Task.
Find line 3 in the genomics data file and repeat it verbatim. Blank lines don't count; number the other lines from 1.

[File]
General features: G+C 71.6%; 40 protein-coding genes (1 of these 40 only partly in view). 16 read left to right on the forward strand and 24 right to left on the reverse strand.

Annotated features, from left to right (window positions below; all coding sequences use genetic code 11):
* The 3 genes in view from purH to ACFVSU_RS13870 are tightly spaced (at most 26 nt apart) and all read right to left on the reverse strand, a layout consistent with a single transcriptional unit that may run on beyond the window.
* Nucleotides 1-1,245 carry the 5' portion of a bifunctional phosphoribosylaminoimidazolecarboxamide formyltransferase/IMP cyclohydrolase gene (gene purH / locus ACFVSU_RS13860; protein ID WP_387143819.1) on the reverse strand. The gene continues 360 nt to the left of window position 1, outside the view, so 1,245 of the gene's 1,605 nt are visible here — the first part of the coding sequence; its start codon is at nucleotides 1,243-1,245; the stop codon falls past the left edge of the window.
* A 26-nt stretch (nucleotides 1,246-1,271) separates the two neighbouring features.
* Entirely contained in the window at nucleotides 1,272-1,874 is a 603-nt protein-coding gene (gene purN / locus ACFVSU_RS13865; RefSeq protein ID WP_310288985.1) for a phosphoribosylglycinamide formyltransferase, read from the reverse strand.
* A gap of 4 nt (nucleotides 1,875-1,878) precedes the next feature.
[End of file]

* The 3 genes in view from purH to ACFVSU_RS13870 are tightly spaced (at most 26 nt apart) and all read right to left on the reverse strand, a layout consistent with a single transcriptional unit that may run on beyond the window.